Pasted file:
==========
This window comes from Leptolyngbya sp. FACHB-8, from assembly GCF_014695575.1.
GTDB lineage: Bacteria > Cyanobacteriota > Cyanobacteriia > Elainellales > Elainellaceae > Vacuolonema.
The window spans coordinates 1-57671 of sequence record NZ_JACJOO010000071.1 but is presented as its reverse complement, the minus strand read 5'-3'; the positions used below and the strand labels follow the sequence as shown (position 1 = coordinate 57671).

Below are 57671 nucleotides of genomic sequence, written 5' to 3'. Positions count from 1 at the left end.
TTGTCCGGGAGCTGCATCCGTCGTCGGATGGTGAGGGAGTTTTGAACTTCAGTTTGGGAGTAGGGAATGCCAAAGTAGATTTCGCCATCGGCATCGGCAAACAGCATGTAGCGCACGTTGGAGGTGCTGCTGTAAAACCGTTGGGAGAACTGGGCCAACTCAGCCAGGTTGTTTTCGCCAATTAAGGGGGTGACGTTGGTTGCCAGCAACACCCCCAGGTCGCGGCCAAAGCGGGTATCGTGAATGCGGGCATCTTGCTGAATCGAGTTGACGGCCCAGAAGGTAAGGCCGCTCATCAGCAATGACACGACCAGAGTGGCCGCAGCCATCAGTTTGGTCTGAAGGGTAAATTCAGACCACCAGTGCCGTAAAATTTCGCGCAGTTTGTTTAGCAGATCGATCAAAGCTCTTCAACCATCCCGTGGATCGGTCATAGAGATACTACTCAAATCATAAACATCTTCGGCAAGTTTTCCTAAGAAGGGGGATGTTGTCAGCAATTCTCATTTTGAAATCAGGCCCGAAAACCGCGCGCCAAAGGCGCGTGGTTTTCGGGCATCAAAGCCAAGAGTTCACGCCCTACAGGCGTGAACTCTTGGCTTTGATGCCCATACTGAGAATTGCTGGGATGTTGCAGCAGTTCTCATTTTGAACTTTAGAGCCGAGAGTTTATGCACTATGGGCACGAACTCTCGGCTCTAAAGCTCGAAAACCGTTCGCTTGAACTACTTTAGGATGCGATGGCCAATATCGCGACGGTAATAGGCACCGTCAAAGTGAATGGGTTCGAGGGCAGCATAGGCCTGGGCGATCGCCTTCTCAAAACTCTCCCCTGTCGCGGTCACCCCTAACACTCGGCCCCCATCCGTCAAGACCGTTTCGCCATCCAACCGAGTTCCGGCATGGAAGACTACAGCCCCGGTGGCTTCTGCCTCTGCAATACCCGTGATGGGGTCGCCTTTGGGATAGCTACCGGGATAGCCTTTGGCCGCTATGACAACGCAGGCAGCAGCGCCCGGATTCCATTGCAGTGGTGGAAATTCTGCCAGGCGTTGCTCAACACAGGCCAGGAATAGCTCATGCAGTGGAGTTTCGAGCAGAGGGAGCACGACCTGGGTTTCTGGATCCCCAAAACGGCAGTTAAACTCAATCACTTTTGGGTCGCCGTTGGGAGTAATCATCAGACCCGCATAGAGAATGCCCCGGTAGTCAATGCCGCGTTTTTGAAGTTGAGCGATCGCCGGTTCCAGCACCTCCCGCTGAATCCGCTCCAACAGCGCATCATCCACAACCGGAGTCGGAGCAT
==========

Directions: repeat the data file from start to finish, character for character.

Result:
This window comes from Leptolyngbya sp. FACHB-8, from assembly GCF_014695575.1.
GTDB lineage: Bacteria > Cyanobacteriota > Cyanobacteriia > Elainellales > Elainellaceae > Vacuolonema.
The window spans coordinates 1-57671 of sequence record NZ_JACJOO010000071.1 but is presented as its reverse complement, the minus strand read 5'-3'; the positions used below and the strand labels follow the sequence as shown (position 1 = coordinate 57671).

Below are 57671 nucleotides of genomic sequence, written 5' to 3'. Positions count from 1 at the left end.
TTGTCCGGGAGCTGCATCCGTCGTCGGATGGTGAGGGAGTTTTGAACTTCAGTTTGGGAGTAGGGAATGCCAAAGTAGATTTCGCCATCGGCATCGGCAAACAGCATGTAGCGCACGTTGGAGGTGCTGCTGTAAAACCGTTGGGAGAACTGGGCCAACTCAGCCAGGTTGTTTTCGCCAATTAAGGGGGTGACGTTGGTTGCCAGCAACACCCCCAGGTCGCGGCCAAAGCGGGTATCGTGAATGCGGGCATCTTGCTGAATCGAGTTGACGGCCCAGAAGGTAAGGCCGCTCATCAGCAATGACACGACCAGAGTGGCCGCAGCCATCAGTTTGGTCTGAAGGGTAAATTCAGACCACCAGTGCCGTAAAATTTCGCGCAGTTTGTTTAGCAGATCGATCAAAGCTCTTCAACCATCCCGTGGATCGGTCATAGAGATACTACTCAAATCATAAACATCTTCGGCAAGTTTTCCTAAGAAGGGGGATGTTGTCAGCAATTCTCATTTTGAAATCAGGCCCGAAAACCGCGCGCCAAAGGCGCGTGGTTTTCGGGCATCAAAGCCAAGAGTTCACGCCCTACAGGCGTGAACTCTTGGCTTTGATGCCCATACTGAGAATTGCTGGGATGTTGCAGCAGTTCTCATTTTGAACTTTAGAGCCGAGAGTTTATGCACTATGGGCACGAACTCTCGGCTCTAAAGCTCGAAAACCGTTCGCTTGAACTACTTTAGGATGCGATGGCCAATATCGCGACGGTAATAGGCACCGTCAAAGTGAATGGGTTCGAGGGCAGCATAGGCCTGGGCGATCGCCTTCTCAAAACTCTCCCCTGTCGCGGTCACCCCTAACACTCGGCCCCCATCCGTCAAGACCGTTTCGCCATCCAACCGAGTTCCGGCATGGAAGACTACAGCCCCGGTGGCTTCTGCCTCTGCAATACCCGTGATGGGGTCGCCTTTGGGATAGCTACCGGGATAGCCTTTGGCCGCTATGACAACGCAGGCAGCAGCGCCCGGATTCCATTGCAGTGGTGGAAATTCTGCCAGGCGTTGCTCAACACAGGCCAGGAATAGCTCATGCAGTGGAGTTTCGAGCAGAGGGAGCACGACCTGGGTTTCTGGATCCCCAAAACGGCAGTTAAACTCAATCACTTTTGGGTCGCCGTTGGGAGTAATCATCAGACCCGCATAGAGAATGCCCCGGTAGTCAATGCCGCGTTTTTGAAGTTGAGCGATCGCCGGTTCCAGCACCTCCCGCTGAATCCGCTCCAACAGCGCATCATCCACAACCGGAGTCGGAGCAT